REDEFINING “SOCIAL” IN ONLINE MEDIA
For all of the possibilities for connection that social media have created, every major platform works essentially the same way. As we put our lives out there for the world to see, we are subjected to an unending stream of judgment: likes, hearts, follows, swipes and whatever other forms approval come in.
My cofounder and I set out to redesign interactive social media, specifically to eliminate all forms of judgment in feedback loops in search of authenticity.
Sideview was an ambitious project to redesign the fundamental feedback structure in a social media app. We aimed to address the growth trend of mental health issues prevalent today by creating a structure for self-validation (as opposed to validation from others) that was still engaging and interactive.
This case study summarizes the design and development process, from concept through launch. We achieved an invitation to Web Summit’s Alpha program, the endorsement of some of the world’s top psychology minds and had encouraging usage patters from our early users, but ultimately failed to secure sustainable funding.
I still believe strongly in our concept and the utility of what we built. However, I think we made some missteps in choosing a business model that would get us through launch. Our concept by nature was more complicated than traditional social media, and achieving the hockey stick growth required to be able to monetize a free app requires extreme simplicity. In hindsight, we would have either had to target a specific user with a subscription model, or find a way to simplify our product more than we were able to without compromising our purpose.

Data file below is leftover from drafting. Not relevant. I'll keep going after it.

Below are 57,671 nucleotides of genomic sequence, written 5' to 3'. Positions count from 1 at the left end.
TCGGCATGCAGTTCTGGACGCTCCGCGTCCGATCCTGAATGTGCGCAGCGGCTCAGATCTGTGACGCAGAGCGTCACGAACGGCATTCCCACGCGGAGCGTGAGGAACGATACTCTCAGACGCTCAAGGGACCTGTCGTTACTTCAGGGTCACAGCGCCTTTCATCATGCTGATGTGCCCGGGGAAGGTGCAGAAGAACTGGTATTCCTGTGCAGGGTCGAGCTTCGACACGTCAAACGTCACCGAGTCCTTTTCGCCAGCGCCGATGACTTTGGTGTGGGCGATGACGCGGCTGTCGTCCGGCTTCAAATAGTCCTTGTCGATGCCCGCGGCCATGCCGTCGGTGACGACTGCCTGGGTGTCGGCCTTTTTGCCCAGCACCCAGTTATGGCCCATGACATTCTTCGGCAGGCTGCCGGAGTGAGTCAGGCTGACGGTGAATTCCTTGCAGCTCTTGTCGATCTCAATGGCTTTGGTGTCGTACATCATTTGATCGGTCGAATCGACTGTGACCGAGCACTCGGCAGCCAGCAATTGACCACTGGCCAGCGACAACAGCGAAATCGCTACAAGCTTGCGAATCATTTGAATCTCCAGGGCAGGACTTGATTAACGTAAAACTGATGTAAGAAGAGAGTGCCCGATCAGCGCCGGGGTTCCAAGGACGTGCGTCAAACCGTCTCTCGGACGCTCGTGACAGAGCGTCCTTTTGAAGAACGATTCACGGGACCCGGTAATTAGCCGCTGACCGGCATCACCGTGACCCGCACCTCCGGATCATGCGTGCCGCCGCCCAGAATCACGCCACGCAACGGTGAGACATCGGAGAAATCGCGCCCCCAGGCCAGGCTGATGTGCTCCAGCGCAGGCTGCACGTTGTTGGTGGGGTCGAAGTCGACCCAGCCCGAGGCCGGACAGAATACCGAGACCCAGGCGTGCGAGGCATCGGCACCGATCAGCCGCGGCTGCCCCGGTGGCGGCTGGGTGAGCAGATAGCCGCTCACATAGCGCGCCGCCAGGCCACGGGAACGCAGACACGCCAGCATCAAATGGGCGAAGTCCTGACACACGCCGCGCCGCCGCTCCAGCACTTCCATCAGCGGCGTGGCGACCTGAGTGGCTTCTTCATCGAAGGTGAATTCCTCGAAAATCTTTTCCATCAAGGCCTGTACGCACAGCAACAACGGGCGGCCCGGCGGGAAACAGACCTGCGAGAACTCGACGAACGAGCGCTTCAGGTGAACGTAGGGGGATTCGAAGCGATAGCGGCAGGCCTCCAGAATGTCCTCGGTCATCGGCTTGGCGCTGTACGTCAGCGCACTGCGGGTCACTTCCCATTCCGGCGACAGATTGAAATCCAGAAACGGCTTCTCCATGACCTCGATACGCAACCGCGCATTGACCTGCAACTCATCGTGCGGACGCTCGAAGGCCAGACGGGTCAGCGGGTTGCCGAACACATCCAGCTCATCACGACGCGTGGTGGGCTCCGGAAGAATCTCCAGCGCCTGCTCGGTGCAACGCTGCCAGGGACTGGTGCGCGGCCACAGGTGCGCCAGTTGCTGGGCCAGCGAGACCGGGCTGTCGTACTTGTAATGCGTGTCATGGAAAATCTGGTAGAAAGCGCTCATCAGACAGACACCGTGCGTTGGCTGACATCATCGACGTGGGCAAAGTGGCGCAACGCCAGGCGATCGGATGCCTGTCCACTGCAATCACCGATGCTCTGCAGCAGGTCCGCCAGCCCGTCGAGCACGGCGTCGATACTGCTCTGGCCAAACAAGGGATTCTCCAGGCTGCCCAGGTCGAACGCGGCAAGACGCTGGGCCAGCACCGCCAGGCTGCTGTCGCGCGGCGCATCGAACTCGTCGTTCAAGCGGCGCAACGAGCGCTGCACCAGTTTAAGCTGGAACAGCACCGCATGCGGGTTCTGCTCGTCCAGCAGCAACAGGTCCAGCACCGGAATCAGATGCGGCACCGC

I met Paul Bulencea, a Master’s student at Salzburg University
of Applied Sciences, at London’s World Travel Market in
2013. Paul was giving a talk about his master’s thesis–innovation in tourism–specifically leveraging experience design methodologies. At the time, I was working on a cultural content project that lacked a clear focus, and was intrigued by the experiment Paul had conducted at a beer museum in Salzburg.
We exchanged ideas after his presentation, and before you know it, we were thinking about all of the problems we had with huge travel review sites like TripAdvisor. Our first goal was to come up with a way to make sure the recommendations we used while traveling were more “organic.” The four days we had each planned to stay in London became three weeks.
Sideview was conceived in October 2013, launched in 2014 and our team remained fully invested until we shut down in 2015.
Paul and I were both very close to all aspects of the design process. I took primary responsibility for concept development, visual design and brand (including marketing content), while he focused primarily on research and testing.
THE CHALLENGE (PART I)
Both frequent travelers, Paul & myself were frustrated with channel bias in travel recommendation sites.
At WTM, it was obvious what a huge commercial operation sites like TripAdvisor were (with businesses paying for placement under cover of “user” reviews), which we naively thought were full of real peoples’ true experiences. As such, we sought out to create a way to protect against these biases.
In our creative brainstorms, we kept circling back on two ideas that became foundational to our project: hashtags (to find information) & anonymity (to enable honesty). Of course these concepts introduced their own new challenges. As any keyword marketer understands, hashtags are too fragmented, as at WTM I was annoyed by having to search multiple variations (e.g. #WorldTravelMarket, #WTM, #WTMLondon, #WTM(year)) in search of relevant content. And anonymous social media platforms were notoriously plagued with perverts and trolls.